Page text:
Infectious diseases and climate change intersect with no simple answers
Climate change is already affecting the spread of infectious diseases–and human health and biodiversity worldwide–according to disease ecologists reporting research results in this week's issue of the journal Science.
Modeling disease outcomes from host and parasite responses to climate variables, they say, could help public health officials and environmental managers address the challenges posed by the changing landscape of infectious disease.
“Earth's changing climate and the global spread of infectious diseases are threatening human health, agriculture and wildlife,” said Sam Scheiner, National Science Foundation (NSF) program director for the joint NSF-National Institutes of Health Ecology and Evolution of Infectious Diseases Program, which funded the research.
“Solving these problems requires a comprehensive approach that unites scientists from biology, the geosciences and the social sciences.”
According to lead author Sonia Altizer of the University of Georgia, the issue of climate change and disease has provoked intense debate over the last decade, particularly in the case of diseases that affect humans.
In the Science paper, Altizer and her colleagues–Richard Ostfeld of the Cary Institute of Ecosystem Studies; Pieter Johnson of the University of Colorado; Susan Kutz of the University of Calgary and Canadian Cooperative Wildlife Health Centre; and Drew Harvell of Cornell University–laid out an agenda for future research and action.
“For a lot of human diseases, responses to climate change depend on the wealth of nations, healthcare infrastructure, and the ability to take mitigating measures,” Altizer said.
“The climate signal, in many cases, is hard to tease apart from other factors like vector control, and vaccine and drug availability.”
In diseases affecting wildlife and agricultural ecosystems, however, findings show that climate warming is already causing changes.
“In many cases, we're seeing an increase in disease and parasitism,” Altizer said. “But the effect of climate change on these disease relationships depends on the physiology of the organisms and on the structure of natural communities.”
At the organism level, climate change can alter the physiology of parasites. Some of the clearest examples are found in the Arctic, where temperatures are rising rapidly. Parasites are developing faster as a result. A lungworm that affects muskoxen, for instance, may be transmitted over a longer period each summer, making it a more serious problem for the populations it infects.
Climate change is also affecting entire plant and animal communities.
Community-level responses to rising temperatures are evident in tropical marine environments such as the coral reef ecosystems of the Caribbean. Warmer water temperatures have directly stressed corals and facilitated infections by pathogenic fungi and bacteria. When corals succumb, other species that depend on them are affected.
The potential consequences of these changes are serious. The combination of warmer temperatures and altered disease patterns is placing growing numbers of species at risk of extinction, the scientists say.
In human health, there is a direct risk from pathogens like dengue, malaria and cholera. All are linked to warmer temperatures.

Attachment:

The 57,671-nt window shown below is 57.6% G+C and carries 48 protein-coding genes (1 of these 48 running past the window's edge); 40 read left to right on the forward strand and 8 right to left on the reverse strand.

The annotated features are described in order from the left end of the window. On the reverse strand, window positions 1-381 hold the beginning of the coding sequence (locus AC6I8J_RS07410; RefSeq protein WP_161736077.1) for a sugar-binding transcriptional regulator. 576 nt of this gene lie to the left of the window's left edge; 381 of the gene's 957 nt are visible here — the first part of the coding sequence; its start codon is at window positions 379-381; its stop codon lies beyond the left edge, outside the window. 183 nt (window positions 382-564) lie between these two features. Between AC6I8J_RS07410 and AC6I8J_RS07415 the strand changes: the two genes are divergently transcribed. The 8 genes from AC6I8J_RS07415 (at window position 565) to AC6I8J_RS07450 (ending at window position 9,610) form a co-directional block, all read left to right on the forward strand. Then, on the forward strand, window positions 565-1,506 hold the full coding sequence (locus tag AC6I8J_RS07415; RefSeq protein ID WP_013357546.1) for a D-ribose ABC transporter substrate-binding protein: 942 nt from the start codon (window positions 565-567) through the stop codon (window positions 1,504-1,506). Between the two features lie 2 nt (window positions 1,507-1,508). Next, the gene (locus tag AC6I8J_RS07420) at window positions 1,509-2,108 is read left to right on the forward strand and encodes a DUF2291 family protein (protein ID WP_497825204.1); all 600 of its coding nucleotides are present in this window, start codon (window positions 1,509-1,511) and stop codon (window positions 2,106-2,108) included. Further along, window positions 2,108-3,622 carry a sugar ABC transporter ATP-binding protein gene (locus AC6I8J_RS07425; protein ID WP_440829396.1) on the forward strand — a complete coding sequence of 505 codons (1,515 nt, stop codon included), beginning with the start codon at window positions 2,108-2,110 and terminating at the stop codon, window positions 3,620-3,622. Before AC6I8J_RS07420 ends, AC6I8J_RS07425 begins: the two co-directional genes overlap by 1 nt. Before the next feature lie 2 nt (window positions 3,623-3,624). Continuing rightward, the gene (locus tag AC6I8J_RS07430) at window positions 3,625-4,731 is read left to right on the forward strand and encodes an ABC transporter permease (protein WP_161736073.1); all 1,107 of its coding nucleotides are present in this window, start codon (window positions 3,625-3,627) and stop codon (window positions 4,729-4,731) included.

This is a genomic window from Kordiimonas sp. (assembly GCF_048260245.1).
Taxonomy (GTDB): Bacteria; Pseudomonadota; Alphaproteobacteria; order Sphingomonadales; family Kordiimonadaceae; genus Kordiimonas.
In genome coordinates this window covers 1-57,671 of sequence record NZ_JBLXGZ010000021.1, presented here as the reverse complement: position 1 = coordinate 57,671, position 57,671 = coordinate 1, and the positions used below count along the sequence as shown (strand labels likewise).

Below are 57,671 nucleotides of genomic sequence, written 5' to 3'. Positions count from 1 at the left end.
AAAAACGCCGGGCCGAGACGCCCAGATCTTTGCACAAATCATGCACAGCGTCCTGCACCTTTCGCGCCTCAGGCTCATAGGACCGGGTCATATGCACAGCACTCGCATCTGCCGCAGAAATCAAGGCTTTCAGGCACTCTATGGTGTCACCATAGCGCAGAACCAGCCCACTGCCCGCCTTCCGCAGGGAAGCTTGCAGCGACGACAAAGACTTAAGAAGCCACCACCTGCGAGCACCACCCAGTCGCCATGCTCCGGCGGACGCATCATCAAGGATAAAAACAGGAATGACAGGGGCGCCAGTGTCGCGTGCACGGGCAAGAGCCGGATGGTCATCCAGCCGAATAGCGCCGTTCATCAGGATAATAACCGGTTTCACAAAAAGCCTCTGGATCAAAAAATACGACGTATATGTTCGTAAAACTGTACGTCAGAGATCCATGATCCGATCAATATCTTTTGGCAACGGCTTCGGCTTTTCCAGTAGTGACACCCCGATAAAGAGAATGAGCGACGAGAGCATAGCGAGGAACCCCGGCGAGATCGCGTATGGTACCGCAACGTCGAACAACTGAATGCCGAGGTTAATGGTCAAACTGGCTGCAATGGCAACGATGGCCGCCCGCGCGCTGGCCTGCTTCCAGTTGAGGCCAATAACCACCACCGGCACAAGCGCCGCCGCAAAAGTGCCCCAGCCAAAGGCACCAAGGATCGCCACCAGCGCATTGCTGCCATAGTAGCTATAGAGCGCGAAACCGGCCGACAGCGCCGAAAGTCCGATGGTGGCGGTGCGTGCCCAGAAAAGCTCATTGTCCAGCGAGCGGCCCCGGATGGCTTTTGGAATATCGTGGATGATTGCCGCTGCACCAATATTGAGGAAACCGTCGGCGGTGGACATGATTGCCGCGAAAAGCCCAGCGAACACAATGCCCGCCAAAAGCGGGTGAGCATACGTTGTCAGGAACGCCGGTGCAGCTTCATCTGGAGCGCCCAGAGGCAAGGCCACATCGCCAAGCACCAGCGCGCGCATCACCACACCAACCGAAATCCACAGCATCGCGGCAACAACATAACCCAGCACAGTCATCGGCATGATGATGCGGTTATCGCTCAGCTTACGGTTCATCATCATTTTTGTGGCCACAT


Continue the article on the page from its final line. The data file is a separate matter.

Indirect risks also exist in threats to agricultural systems and game species that are crucial for subsistence and cultural activities.
The scientists recommend building on and expanding data on the physiological responses of hosts and parasites to temperature change. Those mechanisms may offer clues to how a system will respond to climate warming.
“We'd like to be able to predict, for example, that if the climate warms by a certain amount, then in a particular host-parasite system we might see an increase from one to two disease transmission cycles each year,” Altizer said.
“But we'd also like to try to tie these predictions to actions that might be taken.”
Some of those actions might involve more monitoring and surveillance, adjusting the timing of vector control measures and adopting new management measures.
These could include, for instance, closing coral reefs to human activity if a disease outbreak is predicted, or changing the planting strategy for crops to compensate for unusually high risks of certain diseases.
The researchers also point out that certain local human communities, such as those of indigenous peoples in the Arctic, could be disproportionately affected by climate-disease interactions.
Predicting where these local-scale effects might be most intense would allow societies to take measures to address issues such as health and food security.
“Involving local communities in disease surveillance,” said Altizer, “could become essential.”
Cheryl Dybas, NSF (703) 292-7734 email@example.com
Beth Gavrilles, University of Georgia (706) 542-7247 firstname.lastname@example.org
Lori Quillen, Cary Institute of Ecosystem Studies (845) 677-7600 email@example.com
Jim Scott, University of Colorado Boulder (303) 492-7531 firstname.lastname@example.org
John Carberry, Cornell University (607) 255-5353 email@example.com
The National Science Foundation (NSF) is an independent federal agency that supports fundamental research and education across all fields of science and engineering. In fiscal year (FY) 2012, its budget was $7.0 billion. NSF funds reach all 50 states through grants to nearly 2,000 colleges, universities and other institutions. Each year, NSF receives about 50,000 competitive requests for funding, and makes about 11,500 new funding awards. NSF also awards about $593 million in professional and service contracts yearly.
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